Today, as we know, we have more freedom to go out and walk which is music to my ears. What is not music is the fact that people can drive as far as they want, so those of us in Cornwall are terrified that some may think they can come down to Cornwall on holiday or to their second homes. PLEASE DON'T. We would love to see you when it's safe to do so but it really is not right now. There are no camp sites, pubs, restaurants or cafes open either, so there would be nothing to do when you did get here. So please stay away for the moment.
But if you're planning a holiday towards the end of the year, or live here anyway, and would like some inspiration, I am having a lockdown sale of 10% off all my books. I keep stock here to sell when I do talks but all my talks have been cancelled for obvious reasons. So now is a good time to plan what walks you would like to do, inspired perhaps by your favourite authors. (Not me - I refer to Winston Graham, Du Maurier, Rosamunde Pilcher and many others.)
On that note, I see it's clouding over. But the forecast is set fair for the next five days. So enjoy the weather but please keep safe, be careful and keep well.
Friday 8 May 2020
This is both a good and a bad thing. It makes lockdown more bearable, but it also means I am withdrawing from everything that is good for me on a social level. But then, so are many others, and if anything makes lockdown a little easier, that's no bad thing.
But I digress. The first thing to say is that I have finished the first edit of my novel. This has been a huge amount of work and I have loved it. It gives me focus, a reason to get up in the morning. It is an escape and keeps me sane. So for that I am so grateful. And, after this weekend is over, I shall start on Edit Two where I shall look more at the actual writing rather than the structure of the novel which was what I have been addressing. It's a times like this that I am so thankful to be a writer. In the absence of a partner by my side, or physical friends, it is wonderful to have them in my head.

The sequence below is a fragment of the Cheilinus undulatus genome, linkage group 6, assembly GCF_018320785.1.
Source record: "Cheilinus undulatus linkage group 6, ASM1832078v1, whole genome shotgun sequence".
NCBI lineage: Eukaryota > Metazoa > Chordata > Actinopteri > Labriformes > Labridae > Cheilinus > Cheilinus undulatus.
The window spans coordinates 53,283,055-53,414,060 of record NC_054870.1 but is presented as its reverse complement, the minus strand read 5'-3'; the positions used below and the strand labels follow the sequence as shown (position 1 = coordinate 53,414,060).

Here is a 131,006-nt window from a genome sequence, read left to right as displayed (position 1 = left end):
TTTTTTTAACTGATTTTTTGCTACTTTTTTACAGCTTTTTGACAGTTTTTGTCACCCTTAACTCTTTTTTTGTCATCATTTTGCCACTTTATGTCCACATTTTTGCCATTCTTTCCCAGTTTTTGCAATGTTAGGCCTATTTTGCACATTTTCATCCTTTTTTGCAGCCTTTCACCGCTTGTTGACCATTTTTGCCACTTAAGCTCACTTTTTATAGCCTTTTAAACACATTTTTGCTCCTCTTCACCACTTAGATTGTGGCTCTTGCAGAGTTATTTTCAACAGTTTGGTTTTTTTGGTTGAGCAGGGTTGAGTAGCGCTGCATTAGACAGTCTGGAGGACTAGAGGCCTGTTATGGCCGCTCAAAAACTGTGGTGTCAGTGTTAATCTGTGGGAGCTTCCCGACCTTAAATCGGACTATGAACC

A common question floating around at the moment is, What will you do once lockdown measures are more relaxed? As in, what have you learned? Well, I've always been busy, with work and socially. Obviously the busy-ness is much less these days but I have a structure to my day which I think helps a lot. And while I have no social life, other than on the phone or Zoom, it made me realise that I want to do more with my life and at the same time less.
Yesterday I helped out a friend who lives upstairs and as a thank you she bought me a copy of a gardening magazine, which contained a booklet offering free access to lots of gardens (not much good at the moment, but hopefully one day in the not too distant future) and SIX PACKETS OF SEEDS. I can't describe how delighted I was - and still am.
SO I started sowing some seeds, leaving the rest for another day. I had just finished typing the last words of my edit and wanted to save more of this planting treat for later. I've had a look at the magazine and also the brochure, seeing what gardens I might like to visit. One day. To be honest I've never been a great one for gardens - I prefer striding out to inspecting flowers, but I do love the colour and brightness that they bring to a day, and I get beyond excited when I see shoots coming up.
Which just goes to show that it really is the little things that matter. But then, when you think of it, growing things is pretty big stuff anyway. From a flash of an idea comes a novel. From a rough piece of timber comes a boat. From a seed comes a flower, a plant or a tree.
So here's to the little things in life. May they become strong and grow tall.